These four conclusions will be of great importance to any equestrian coach or strength and conditioning coach working with horse riders, as it points out four physical qualities that can be improved through training off the horse and could potentially increase performance of the dyad without increasing training load of the horse, thus preventing overtraining and/or injury of the animal. Further research on the benefit of off-horse training of these physical qualities would be beneficial for the equitation community.

As it has been previously demonstrated, the implementation of a core training program can have a significant impact on riding performance [54]. These researchers found that performing three weekly 20-minute sessions of a sport-specific training regime was enough to elicit substantial adaptations in the rider over the course of eight weeks. In addition to Hampson and Randle’s work, the present study suggests that an equitation-specific training regime should include:

  • Whole body muscular toning exercises with special attention to core stability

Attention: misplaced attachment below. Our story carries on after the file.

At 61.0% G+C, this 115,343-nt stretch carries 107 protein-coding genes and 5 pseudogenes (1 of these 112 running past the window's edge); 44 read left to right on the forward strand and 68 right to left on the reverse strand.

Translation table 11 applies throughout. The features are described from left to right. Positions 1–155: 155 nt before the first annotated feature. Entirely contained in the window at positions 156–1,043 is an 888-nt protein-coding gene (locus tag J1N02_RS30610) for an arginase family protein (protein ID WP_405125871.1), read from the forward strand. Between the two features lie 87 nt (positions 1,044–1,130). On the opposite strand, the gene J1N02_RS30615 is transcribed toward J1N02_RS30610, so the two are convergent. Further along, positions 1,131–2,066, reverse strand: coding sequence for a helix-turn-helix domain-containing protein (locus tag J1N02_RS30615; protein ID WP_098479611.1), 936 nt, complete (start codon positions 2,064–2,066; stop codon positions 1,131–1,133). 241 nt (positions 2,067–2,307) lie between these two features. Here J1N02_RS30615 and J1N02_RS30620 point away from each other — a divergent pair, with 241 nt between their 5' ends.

• Bilateral dissociation exercises of both upper and lower extremities
  • COG awareness exercises

Limitations

It should be acknowledged that this study has potential limitations. The main drawback is the use of surface electromyography and its associated limitations discussed elsewhere [55,56] such as low signal-to-noise ratios seen in the multifidus and gastrocnemius lateralis muscles (Table 1). However, the election of this method responds to the need of a non-invasive method, near to impossible to feel by the subject, that provides us with enough accuracy and repeatability for the purpose of this study. The second limitation we face in any study involving a ridden horse is the unpredictable and uncontrolled framework due to the living animal. We tried to mitigate such limitation by electing calm and experienced horses, yet we will never be able to have absolute control over such environment. Finally, the use of several horses for the study, which is a necessary step into preserving animal welfare, can potentially influence the results of each rider. This is a limitation that we will always encounter in equitation science as no rider wants a horse to perform such exercises more than once or twice per day nor for extended periods of time (i.e. weeks or months), as this could influence both mental and physical performance of the horse. Finally, all novice riders rode a single horse with showjumping background whereas the advanced group rode three Lipizaner horses, which can potentially lead to more variability in the advanced group compared to the novice group.